by Carla Noah Stutsman
Years of hard work on the part of a few dedicated historians will be rewarded Sunday, April 21 at 2 p.m. when a State Historic Marker is unveiled and dedicated at the Tucker House, 6245 Tucker Drive south of Azle.
The public is invited to share in the celebration. A house tour and reception will follow the ceremony.
The Texas Historical Commission approved the marker a few months ago, but members of the Silver Creek Heritage Society, who applied for the marker, had to wait for the monument to be cast before making plans for its formal dedication.
According to members of the society, including Nancy Talmage Foust and Patsy Harvey Glover, the Tucker House and property are among the oldest documented homesteads in the area still standing.
The Tucker House was built about 1889 by brothers Virgil Jasper (“V.J.”) and Jerry Tucker.
V.J. and Jerry were two of eight children born to the original homesteader, Moses Tucker and his wife, Martha Cogburn Tucker.
V.J. was born after his father’s return from the Civil War, where he represented Parker County Company E, 19th Texas Cavalry.
His father’s 1856 homestead remains in the family about one mile north of the Tucker House and is owned by great-great-granddaughter Norlene Wright Carter.
V.J. was a cotton farmer who turned to dairy farming after losing his crops to a hailstorm in the 1920s. He lived in the Tucker House from about 1890 until his death in 1946.
V.J. and his wife, Emma Allen Tucker, raised five children – Fay, Mose, Lorene, Guy, and Loyce – in the home.
V.J. served as Parker County Precinct 1 Commissioner in 1922 and also as a trustee for the Slover School, located about three miles from what is now Silver Creek Elementary School.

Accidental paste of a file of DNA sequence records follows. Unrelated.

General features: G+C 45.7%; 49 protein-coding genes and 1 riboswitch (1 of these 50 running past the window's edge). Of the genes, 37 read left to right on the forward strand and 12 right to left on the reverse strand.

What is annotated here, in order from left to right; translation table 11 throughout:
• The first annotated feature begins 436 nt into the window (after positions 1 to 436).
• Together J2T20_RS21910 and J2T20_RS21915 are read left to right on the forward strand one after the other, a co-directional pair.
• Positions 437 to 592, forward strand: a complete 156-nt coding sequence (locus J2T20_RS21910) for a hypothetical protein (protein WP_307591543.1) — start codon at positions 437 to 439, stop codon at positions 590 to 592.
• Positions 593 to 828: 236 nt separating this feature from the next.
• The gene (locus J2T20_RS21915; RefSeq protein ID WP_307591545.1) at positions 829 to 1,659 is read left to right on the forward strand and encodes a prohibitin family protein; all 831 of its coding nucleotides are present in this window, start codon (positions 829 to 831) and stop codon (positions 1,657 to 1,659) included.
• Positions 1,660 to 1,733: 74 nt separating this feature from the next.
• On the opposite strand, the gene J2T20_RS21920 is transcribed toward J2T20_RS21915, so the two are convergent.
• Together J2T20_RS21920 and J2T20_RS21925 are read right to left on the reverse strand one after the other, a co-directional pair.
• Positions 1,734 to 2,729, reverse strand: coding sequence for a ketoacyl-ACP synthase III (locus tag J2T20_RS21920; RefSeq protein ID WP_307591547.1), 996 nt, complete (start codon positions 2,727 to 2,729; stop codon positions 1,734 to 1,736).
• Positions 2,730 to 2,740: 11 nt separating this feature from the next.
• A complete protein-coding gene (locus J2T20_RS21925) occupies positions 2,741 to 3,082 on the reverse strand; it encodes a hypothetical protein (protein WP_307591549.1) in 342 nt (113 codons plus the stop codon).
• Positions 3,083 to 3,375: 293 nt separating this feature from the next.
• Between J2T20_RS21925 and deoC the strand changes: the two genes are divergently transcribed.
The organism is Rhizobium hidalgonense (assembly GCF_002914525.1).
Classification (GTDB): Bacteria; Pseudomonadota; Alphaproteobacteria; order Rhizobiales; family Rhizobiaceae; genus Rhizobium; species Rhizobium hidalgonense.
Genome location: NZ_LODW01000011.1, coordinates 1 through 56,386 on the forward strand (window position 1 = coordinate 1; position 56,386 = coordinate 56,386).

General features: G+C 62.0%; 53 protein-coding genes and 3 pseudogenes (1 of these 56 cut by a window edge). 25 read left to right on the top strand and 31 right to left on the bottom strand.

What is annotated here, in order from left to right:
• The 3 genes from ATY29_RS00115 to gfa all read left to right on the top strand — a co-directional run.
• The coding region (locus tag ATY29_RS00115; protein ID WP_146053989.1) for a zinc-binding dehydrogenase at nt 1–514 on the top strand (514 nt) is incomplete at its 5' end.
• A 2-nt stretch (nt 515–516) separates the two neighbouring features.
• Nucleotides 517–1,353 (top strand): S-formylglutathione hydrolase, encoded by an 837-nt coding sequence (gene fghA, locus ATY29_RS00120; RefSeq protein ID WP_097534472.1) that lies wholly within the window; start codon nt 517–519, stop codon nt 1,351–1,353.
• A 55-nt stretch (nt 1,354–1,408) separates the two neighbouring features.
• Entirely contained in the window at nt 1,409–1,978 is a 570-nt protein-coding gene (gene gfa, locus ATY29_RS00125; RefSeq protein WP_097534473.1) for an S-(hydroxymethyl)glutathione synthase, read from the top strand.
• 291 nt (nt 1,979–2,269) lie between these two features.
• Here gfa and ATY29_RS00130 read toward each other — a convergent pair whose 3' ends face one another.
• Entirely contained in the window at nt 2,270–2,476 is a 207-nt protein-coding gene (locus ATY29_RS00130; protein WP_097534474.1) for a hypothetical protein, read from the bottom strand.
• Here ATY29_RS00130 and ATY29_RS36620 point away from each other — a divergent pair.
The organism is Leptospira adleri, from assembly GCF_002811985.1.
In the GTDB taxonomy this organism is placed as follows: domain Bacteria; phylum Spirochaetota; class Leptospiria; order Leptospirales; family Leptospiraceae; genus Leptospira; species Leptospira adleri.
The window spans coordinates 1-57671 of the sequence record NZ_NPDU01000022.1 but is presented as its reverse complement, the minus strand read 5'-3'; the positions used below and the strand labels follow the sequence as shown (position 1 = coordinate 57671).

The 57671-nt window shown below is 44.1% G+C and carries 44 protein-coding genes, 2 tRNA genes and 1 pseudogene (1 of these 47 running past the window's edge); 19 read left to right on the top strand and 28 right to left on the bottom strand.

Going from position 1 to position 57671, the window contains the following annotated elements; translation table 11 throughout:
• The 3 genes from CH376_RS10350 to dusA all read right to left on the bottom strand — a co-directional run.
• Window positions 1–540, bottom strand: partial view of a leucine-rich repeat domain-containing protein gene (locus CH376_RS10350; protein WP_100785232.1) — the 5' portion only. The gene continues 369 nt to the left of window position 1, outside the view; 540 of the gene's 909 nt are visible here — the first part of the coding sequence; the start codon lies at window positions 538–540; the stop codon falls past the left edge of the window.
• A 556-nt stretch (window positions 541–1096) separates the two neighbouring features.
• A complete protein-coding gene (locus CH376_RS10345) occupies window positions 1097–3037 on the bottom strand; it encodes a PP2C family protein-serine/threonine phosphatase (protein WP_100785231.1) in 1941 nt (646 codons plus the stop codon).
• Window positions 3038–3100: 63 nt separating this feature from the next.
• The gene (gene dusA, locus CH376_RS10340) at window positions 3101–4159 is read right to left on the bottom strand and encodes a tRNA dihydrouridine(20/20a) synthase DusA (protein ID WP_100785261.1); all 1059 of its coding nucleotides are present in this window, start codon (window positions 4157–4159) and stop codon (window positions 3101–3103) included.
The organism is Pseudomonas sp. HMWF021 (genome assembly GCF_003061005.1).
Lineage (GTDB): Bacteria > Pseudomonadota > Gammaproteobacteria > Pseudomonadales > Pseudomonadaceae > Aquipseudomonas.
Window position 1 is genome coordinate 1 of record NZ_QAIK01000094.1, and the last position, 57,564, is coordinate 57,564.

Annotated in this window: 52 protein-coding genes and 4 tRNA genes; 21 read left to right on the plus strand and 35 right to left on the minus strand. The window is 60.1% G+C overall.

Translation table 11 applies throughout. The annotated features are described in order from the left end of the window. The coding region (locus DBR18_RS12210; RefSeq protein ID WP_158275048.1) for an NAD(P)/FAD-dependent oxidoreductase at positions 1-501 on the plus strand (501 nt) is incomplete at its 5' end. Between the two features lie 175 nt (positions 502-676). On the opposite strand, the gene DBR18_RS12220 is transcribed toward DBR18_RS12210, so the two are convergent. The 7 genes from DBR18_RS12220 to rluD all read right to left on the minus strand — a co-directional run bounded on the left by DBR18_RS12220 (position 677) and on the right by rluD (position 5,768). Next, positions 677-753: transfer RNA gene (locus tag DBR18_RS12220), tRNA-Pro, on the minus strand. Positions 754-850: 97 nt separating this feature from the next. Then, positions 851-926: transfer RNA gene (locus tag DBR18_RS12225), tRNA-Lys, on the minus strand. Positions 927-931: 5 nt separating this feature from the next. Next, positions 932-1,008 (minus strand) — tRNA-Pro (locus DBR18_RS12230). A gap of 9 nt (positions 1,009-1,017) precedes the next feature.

Guy Tucker took over the property upon the death of his father.
The Cleo Wright, Clark Trichell, Denzil Wright, Virgil Wright and Harold Wright families are among those who have lived and dairied on the Tucker farm over the years.
A photo of Mose Tucker, one of the children born in the home, hangs above the fireplace in the Tucker House. It was donated to the society by granddaughter Joan Tucker Campbell.
The piano in the front room was part of the original furnishings in the home. It was moved to V.J.’s oldest daughter, Fay’s, home when she married Claud Wright in 1915, and then to the home of Fay’s daughter, Vonnie Wright Holmes, who donated it back to Tucker House.
Another Tucker granddaughter, Norlene Wright Carter, was instrumental in obtaining the marker, Foust said.
Carter was relentless in her pursuit of a historical designation for years, until her parents became ill. She picked up the ball again last year and helped get it done.
Tucker House was donated to the Silver Creek Heritage Society by Ann Tucker Moody, daughter of Guy and Julia Sharpe Tucker and granddaughter of V.J. and Emma Tucker.
Moody was also instrumental in securing the marker, and still owns another Tucker family home just down the road from Tucker House.